Webcast by Brent Ozar: “How to prove it’s a SAN Problem”

I just found a very cool webcast by Brent Ozar (blog|twitter) in which he shows how we can really dig-out the ugly truth around SAN storage and its performance. Probably you all know that the issue is not in the SAN, it is in your SQL Server…at least before this brilliant video (and script banks provided in the post).

The post and the video can be checked out here

So much said in just 45 minutes – this webcast is just amazing. I will definitely use it as a starting point whenever I have similar issues Smile 

Enjoy the video and make sure to bookmark all resources provided in the post!

Performance dashboard in SQL Server Management Studio

Amazingly enough I have just learned for a new very convenient way of investigating bad performance. Usually when someone says “My SQL is running very slowly” I log on to the server and start looking at usual Task manager, Activity Monitor and of course – running a bunch of queries against system DMVs and decoding whatever info you find relevant. Well…shame on me Smile There are quite cool SQL Server management reports published just for that purpose and they go under the name  of SQL Server Performance Dashboard reports. They are released for SQL Server 2005 and you can download them from this link.

You can also use them with SQL Server 2008 but with some additional edit of the setup script. And all is very well documented here.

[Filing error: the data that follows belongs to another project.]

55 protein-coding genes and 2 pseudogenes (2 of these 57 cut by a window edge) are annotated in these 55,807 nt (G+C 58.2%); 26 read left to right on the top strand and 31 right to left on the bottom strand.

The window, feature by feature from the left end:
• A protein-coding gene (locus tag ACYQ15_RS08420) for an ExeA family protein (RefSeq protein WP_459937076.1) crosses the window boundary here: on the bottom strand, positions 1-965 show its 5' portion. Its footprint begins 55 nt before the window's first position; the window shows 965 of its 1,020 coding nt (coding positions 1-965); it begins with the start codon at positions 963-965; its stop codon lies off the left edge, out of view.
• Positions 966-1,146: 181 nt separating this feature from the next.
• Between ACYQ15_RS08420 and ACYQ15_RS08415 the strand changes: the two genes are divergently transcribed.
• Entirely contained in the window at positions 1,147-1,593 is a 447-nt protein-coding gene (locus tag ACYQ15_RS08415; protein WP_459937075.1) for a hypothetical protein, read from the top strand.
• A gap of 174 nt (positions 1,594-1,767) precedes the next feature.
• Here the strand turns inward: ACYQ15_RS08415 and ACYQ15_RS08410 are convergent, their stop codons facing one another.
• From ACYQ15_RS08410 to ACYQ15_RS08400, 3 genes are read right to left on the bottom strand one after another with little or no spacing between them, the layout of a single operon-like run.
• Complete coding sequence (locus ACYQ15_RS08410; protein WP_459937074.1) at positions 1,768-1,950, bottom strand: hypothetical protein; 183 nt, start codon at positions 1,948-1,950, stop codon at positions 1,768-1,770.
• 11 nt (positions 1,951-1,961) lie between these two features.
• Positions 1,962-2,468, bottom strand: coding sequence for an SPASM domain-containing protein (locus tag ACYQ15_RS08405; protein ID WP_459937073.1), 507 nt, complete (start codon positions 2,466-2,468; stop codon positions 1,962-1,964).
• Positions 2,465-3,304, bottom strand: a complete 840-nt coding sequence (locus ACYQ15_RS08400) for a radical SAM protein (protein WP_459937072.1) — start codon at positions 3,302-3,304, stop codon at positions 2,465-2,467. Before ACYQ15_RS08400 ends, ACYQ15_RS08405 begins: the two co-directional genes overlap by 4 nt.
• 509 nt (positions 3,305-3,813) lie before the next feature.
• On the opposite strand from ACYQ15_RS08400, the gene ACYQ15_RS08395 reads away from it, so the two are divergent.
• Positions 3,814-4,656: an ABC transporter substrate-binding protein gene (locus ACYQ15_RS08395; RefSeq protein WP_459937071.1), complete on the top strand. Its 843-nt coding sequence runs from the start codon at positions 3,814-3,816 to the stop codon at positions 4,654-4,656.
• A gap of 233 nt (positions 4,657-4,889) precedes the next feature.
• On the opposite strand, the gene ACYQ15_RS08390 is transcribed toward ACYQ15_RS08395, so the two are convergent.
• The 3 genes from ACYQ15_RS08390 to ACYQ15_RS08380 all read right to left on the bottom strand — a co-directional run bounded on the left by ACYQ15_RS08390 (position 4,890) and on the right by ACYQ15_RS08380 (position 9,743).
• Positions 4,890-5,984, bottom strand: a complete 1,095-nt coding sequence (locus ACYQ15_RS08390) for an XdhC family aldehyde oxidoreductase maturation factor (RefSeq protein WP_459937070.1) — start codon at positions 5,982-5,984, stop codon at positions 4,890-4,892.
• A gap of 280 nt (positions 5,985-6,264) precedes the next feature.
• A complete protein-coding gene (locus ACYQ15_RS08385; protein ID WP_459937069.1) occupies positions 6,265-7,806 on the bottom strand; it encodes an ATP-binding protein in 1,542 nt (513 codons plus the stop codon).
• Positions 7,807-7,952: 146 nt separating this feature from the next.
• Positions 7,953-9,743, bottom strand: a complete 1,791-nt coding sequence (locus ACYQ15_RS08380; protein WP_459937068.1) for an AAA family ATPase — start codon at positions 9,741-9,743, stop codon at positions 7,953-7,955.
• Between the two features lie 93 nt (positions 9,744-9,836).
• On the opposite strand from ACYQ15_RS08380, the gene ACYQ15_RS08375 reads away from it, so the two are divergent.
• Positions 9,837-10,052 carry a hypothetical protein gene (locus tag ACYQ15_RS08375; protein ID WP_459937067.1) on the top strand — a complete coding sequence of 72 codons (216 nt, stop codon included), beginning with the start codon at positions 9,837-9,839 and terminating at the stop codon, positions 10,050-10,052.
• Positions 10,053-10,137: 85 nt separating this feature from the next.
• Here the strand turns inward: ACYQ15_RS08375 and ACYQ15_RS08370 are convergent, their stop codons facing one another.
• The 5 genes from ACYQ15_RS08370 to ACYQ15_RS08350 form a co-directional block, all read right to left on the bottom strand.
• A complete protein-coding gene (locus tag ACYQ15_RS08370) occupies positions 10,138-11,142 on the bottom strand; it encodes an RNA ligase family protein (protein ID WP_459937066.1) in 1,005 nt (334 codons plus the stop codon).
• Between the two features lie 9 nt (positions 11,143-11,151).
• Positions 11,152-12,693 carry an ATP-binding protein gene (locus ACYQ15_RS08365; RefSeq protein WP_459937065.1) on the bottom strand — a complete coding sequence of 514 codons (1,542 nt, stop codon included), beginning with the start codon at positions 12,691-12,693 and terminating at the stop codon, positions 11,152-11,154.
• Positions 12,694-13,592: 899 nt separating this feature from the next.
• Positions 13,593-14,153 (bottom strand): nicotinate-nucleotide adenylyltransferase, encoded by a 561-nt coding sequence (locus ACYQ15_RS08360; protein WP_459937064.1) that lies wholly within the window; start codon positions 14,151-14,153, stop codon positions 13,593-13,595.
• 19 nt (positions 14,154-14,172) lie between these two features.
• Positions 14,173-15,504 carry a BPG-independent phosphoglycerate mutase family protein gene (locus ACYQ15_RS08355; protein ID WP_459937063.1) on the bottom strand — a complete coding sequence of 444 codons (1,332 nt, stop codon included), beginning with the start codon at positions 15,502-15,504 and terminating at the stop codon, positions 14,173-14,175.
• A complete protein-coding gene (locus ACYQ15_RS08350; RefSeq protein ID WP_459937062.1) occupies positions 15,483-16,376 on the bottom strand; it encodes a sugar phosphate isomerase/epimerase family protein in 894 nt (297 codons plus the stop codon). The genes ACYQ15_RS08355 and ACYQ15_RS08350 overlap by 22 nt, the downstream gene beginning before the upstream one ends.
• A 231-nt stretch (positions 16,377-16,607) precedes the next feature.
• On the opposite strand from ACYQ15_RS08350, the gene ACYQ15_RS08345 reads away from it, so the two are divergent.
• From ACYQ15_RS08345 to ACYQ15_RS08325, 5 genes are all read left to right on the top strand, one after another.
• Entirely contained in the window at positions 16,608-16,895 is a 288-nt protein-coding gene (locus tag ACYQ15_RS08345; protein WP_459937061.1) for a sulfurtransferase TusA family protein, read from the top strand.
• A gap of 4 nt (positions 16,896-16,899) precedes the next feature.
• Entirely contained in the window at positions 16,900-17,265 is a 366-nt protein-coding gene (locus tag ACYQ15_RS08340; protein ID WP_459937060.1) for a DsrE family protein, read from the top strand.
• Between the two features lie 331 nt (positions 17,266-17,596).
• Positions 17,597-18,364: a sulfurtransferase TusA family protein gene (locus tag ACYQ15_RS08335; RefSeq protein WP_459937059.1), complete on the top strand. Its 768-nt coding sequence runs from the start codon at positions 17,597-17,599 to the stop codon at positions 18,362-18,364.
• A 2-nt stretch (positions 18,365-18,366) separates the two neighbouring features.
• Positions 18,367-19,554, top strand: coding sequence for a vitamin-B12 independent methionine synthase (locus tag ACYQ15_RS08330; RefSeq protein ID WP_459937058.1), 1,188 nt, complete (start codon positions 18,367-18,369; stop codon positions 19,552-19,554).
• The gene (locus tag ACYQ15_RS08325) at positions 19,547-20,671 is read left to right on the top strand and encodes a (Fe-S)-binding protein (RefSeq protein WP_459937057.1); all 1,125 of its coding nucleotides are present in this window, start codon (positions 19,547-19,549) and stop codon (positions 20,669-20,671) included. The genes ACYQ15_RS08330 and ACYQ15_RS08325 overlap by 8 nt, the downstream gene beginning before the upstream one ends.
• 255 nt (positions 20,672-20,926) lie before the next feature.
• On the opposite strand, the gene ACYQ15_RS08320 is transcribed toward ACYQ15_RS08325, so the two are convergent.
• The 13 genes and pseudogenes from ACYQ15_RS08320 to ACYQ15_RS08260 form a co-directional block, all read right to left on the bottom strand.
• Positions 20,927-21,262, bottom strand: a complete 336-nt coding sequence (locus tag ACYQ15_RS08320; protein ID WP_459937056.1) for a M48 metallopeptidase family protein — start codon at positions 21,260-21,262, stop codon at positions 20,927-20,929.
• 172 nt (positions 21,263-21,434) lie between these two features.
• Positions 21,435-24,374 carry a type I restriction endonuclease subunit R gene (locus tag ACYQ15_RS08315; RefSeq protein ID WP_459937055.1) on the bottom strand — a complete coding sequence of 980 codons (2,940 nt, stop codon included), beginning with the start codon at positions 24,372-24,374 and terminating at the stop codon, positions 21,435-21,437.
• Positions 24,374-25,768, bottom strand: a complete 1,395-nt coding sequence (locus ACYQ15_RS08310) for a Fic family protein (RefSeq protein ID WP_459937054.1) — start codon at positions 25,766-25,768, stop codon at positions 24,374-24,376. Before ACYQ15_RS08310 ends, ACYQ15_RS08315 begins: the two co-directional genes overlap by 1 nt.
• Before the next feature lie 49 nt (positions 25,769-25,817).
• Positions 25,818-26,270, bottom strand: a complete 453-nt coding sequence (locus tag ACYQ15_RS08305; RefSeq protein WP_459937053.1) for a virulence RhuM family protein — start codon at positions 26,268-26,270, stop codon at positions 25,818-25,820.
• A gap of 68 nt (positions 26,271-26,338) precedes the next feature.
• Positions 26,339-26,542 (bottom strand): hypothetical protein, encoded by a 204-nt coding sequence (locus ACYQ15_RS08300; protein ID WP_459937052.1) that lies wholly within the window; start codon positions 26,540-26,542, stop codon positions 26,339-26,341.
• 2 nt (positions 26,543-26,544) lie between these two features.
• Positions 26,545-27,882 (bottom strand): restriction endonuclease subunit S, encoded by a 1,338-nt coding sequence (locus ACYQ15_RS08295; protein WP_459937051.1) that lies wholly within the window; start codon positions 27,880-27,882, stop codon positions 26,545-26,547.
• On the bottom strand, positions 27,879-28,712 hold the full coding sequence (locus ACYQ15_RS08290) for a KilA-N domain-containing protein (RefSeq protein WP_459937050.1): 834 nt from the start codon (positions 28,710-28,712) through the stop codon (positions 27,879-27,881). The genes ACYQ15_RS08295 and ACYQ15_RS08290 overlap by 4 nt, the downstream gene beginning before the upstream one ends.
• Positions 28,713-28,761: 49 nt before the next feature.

And for those of you who do not enough time to play with it on their own, there is a video that shows pretty much everything you need to know for Performance Dashboard – from setting it up, through using it and performing analysis.

Of course this reports are just providing you the data. You will have to interpret it yourself and turn it into proper information so you can react adequately to the situation Smile

Happy reporting and troubleshooting!

SQL Server performance and troubleshooting tools, tips and tricks

I’ve planned to write a series of post regarding different tools which you can use for performance analysis and troubleshooting but tonight I found that there is already such series posted. I have to say it is pretty neat and has a lot of amazing things to read and get to know. This includes RML Utilities, XPerf, Process monitor, Debug diagnostics and Crash rules. So instead of covering pretty much the same, I’d like to share the round-up post of the series so you can enjoy it.